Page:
Ovarian cysts are sacs containing fluid or semisolid material that develop inor on the surface of an ovary. Most are harmless, but because they cause some of the same symptoms as ovarian tumors that may be cancerous, ovarian cystsshould always be checked out.
The most common types of ovarian cysts are follicular cysts and corpus luteumcysts, which are related to the menstrual cycle. Follicular cysts occur whenthe cyst-like follicle on the ovary in which the egg develops does not burstand release the egg. These cysts are usually small and harmless, disappearing within two to three menstrual cycles. Corpus luteum cysts occur when the corpus luteum--a small, yellow body that secretes hormones--doesn't dissolve after the egg is released. They usually disappear in a few weeks but can grow to more than 4 in (10 cm) in diameter and may twist the ovary.
Ovarian cysts can develop any time from puberty to menopause, including during pregnancy.
Many ovarian cysts have no symptoms. However, when the growth is large or there are multiple cysts, the patient may experience any of the following symptoms:
- Fullness or heaviness in the abdomen.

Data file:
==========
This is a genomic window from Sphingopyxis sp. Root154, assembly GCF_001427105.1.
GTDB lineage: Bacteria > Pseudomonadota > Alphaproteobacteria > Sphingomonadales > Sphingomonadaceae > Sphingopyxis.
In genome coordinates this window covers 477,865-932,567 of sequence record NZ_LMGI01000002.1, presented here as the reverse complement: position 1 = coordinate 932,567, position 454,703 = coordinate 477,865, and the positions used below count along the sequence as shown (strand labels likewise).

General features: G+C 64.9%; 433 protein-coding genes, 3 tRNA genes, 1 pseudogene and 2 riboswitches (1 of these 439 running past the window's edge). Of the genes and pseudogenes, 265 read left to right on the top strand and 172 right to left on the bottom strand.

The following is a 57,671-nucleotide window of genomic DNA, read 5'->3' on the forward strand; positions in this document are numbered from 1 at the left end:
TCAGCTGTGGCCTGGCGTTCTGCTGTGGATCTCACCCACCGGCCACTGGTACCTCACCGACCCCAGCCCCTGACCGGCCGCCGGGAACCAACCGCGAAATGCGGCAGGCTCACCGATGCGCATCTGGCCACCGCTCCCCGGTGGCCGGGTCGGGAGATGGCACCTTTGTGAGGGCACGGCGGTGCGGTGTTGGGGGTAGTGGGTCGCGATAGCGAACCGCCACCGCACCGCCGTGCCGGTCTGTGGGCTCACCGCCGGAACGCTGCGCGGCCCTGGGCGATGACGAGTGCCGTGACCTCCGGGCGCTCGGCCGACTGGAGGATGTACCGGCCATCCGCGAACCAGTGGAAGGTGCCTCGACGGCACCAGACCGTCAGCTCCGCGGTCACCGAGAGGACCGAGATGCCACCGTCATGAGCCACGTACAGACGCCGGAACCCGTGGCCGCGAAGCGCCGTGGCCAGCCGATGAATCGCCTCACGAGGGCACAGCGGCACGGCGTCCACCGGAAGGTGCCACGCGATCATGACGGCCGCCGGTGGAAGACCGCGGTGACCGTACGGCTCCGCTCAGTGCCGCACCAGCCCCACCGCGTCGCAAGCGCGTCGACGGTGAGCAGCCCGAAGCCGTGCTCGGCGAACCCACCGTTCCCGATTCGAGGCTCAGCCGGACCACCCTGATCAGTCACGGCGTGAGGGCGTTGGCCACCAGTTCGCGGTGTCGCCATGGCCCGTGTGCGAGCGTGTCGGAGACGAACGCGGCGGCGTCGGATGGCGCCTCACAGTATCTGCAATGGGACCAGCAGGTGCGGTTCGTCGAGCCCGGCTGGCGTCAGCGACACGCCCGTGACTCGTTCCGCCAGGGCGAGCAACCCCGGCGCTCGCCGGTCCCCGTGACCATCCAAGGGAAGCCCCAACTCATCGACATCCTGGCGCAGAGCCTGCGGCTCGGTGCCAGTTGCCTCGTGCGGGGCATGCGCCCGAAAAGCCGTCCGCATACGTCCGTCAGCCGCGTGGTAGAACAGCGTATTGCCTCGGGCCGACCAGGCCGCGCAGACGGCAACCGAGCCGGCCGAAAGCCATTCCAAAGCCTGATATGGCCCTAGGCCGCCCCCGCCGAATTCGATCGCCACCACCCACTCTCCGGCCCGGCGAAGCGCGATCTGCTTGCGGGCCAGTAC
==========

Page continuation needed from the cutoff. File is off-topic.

- Pressure on the rectum or bladder.
- A constant dull ache in the pelvic area that may spread to the lower back and thighs. The pain occurs shortly before the beginningor end of menstruation or may occur during intercourse.
A physician may find ovarian cysts during a routine pelvic exam. If a patientcomplains of symptoms typical of ovarian cysts, a doctor can confirm the diagnosis using a pelvic exam and ultrasound. For an ultrasound test, a technician uses a hand-held wand to send and receive sound waves to create images ofthe ovaries on a computer screen. The images are photographed for later analysis. This painless test takes about 15 minutes and is usually done in a hospital or a physician's office.
Many ovarian cysts require no treatment and disappear on their own. Often thephysician will wait and re-examine the patient in four to six weeks before taking any action. Postmenopausal patients and patients who have not reached puberty and have an ovarian mass may need surgery. Surgery is also recommendedfor growths that are larger than 4 in (10 cm), and are complex, growing, persistent, solid and irregularly shaped and for growths that are on both ovaries or that cause pain or other symptoms.
More than 90% of noncancerous ovarian cysts can be removed using laparoscopy,a simple, outpatient procedure. The patient receives a general or local anesthetic, then a small incision is made in the abdomen. The laparoscope is inserted into the incision and the cyst or the entire ovary is removed. Usually,the patient can return to normal activities within two weeks.
For cysts that cannot be removed with laparoscopy, regular surgery may be necessary. The operation is performed under general anesthesia in a hospital andrequires a stay of five to seven days. Recovery takes four weeks.